Date of Award
Master of Science (MS)
Groundwater serves more than half of North Dakota's population as a drinking water source. Nitrate (NO₃¯) is a common groundwater contaminant associated with fertilizers, septic systems and livestock waste in shallow unconfined aquifers. As a suspected carcinogen and cause of potentially lethal methemoglobinemia in infants, the natural attenuation of NO₃¯ by denitrification can be an important process in keeping groundwater as a reliable source of clean drinking water for North Dakota. Organic carbon is often considered the most important electron donor for the chemical reduction of NO₃¯ into harmless nitrogen gas. However, several studies have shown that inorganic electron donors in the form of FeS₂ and Fe₂⁺ participate in denitrification as electron donors. The intent of this study was to provide evidence for sulfide mineral participation as an electron donor in denitrification within the Elk Valley aquifer of eastern North Dakota.
To test the ability of sulfides to serve as an electron donor in denitrification, two in-situ mesocosms (ISMs) were built and placed within the EVA about 1.5-m below the water table. The ISMs were stainless steel chambers 1.5-m long with a 39.37-cm interior diameter, open on the bottom, and capped with a 40-mesh/cm screen and sample tube assembly. One ISM served as the Research ISM into which NO₃¯ and bromide (Br¯) amended groundwater was pumped. The second or Control ISM received only Br¯ amended groundwater. Monthly sampling of the ISMs over a 272-day study period resulted in nitrate attenuation of 4.18 mmol/L of nitrate-N (NO₃¯-N), not attributable to dilution as measured by the Br¯ tracer, within the Research ISM.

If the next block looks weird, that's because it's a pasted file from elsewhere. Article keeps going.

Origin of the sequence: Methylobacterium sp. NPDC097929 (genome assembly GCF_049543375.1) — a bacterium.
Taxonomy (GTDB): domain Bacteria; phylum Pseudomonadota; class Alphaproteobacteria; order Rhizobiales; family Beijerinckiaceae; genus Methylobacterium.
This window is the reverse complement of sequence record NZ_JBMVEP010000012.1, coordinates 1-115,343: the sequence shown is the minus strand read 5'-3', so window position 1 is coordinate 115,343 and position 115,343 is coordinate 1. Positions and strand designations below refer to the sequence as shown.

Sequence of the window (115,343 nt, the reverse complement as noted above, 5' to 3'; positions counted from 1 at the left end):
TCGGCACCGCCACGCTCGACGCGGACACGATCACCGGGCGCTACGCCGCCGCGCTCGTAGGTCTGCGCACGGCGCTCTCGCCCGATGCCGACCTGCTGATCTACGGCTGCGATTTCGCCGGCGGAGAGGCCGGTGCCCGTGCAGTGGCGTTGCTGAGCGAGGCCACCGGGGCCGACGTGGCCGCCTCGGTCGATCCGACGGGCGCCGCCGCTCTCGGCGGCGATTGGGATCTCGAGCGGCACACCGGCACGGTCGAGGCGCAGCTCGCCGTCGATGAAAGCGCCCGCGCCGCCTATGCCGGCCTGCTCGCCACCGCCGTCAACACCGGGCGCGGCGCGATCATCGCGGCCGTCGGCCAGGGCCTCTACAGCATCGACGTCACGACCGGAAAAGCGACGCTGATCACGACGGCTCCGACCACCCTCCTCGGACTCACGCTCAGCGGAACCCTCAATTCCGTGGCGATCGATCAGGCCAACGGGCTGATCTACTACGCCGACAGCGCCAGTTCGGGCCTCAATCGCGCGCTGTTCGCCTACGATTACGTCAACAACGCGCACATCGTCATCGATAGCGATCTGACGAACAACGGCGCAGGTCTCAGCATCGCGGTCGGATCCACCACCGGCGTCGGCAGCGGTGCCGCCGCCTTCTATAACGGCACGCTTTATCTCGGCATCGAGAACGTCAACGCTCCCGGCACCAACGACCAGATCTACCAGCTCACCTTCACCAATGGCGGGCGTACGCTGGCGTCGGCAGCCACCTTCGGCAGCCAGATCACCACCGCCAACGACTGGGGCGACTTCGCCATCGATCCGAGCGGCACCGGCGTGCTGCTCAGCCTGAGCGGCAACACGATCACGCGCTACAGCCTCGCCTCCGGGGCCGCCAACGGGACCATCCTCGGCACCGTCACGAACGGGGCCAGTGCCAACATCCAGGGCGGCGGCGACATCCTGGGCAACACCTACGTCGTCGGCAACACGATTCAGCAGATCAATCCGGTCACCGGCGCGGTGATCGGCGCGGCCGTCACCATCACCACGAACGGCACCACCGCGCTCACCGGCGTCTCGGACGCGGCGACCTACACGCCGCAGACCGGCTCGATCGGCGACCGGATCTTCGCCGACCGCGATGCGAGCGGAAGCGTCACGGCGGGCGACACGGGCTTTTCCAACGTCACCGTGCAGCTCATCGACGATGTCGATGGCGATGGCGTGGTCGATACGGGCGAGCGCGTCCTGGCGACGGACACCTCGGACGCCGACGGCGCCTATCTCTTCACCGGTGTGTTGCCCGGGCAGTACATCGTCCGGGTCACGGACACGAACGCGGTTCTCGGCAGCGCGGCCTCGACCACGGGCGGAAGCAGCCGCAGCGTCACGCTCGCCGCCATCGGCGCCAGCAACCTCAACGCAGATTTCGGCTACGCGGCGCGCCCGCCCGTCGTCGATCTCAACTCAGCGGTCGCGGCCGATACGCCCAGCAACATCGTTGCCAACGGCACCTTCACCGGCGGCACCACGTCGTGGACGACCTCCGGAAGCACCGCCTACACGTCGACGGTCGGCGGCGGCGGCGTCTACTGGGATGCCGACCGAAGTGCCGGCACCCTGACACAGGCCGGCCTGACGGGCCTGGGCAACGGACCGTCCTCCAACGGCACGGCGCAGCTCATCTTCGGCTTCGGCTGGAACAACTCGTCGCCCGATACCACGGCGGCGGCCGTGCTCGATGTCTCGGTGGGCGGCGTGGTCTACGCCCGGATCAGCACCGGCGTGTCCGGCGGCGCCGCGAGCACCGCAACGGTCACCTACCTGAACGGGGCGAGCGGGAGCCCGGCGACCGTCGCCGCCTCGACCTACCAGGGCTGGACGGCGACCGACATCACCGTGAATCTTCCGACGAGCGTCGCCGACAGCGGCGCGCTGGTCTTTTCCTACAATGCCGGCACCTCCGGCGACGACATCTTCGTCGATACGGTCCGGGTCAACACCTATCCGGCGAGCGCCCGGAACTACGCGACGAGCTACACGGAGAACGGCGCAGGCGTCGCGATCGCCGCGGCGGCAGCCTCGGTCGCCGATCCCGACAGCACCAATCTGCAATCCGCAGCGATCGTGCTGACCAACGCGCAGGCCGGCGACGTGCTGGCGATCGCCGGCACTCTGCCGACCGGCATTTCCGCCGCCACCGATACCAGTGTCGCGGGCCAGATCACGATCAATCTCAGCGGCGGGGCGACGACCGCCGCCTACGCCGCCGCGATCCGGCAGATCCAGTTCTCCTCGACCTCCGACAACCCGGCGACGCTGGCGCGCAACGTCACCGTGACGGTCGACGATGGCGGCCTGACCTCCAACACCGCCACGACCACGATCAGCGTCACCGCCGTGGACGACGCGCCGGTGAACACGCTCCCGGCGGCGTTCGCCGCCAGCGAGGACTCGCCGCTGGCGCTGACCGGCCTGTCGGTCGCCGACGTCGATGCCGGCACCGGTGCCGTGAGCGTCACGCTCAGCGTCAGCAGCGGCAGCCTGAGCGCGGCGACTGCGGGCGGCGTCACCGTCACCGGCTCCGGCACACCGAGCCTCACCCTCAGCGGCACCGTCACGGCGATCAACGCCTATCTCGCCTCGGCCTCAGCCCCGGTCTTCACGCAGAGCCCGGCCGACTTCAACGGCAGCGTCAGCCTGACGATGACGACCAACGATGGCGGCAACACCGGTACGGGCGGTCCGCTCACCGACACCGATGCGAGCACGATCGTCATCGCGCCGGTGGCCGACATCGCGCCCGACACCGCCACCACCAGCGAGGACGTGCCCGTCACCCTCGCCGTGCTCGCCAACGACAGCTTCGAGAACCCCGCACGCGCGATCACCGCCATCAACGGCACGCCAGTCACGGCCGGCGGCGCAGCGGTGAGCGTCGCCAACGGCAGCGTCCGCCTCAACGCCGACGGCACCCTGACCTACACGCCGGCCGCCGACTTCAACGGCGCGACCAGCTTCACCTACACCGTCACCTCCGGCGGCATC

A progressive increase of δ¹⁵N in the remaining NO₃¯-N from 2.4 to 43.5‰ and an isotopic enrichment factor of -20.4‰ also provide evidence of denitrification. An increase of 1.70 mmol/L in sulfate identifies pyrite as the electron donor for 61% of the observed denitrification with the remaining 39% attributed to heterotrophic processes and possibly non-pyritic ferrous iron in the sediments. The observed change in δ¹⁵N during the study also suggests that the bioavailability of electron donors controls the rate of denitrification.
Schlag, Allen, "In-situ measurement of denitrification in the Elk Valley aquifer" (1999). Theses and Dissertations. 263.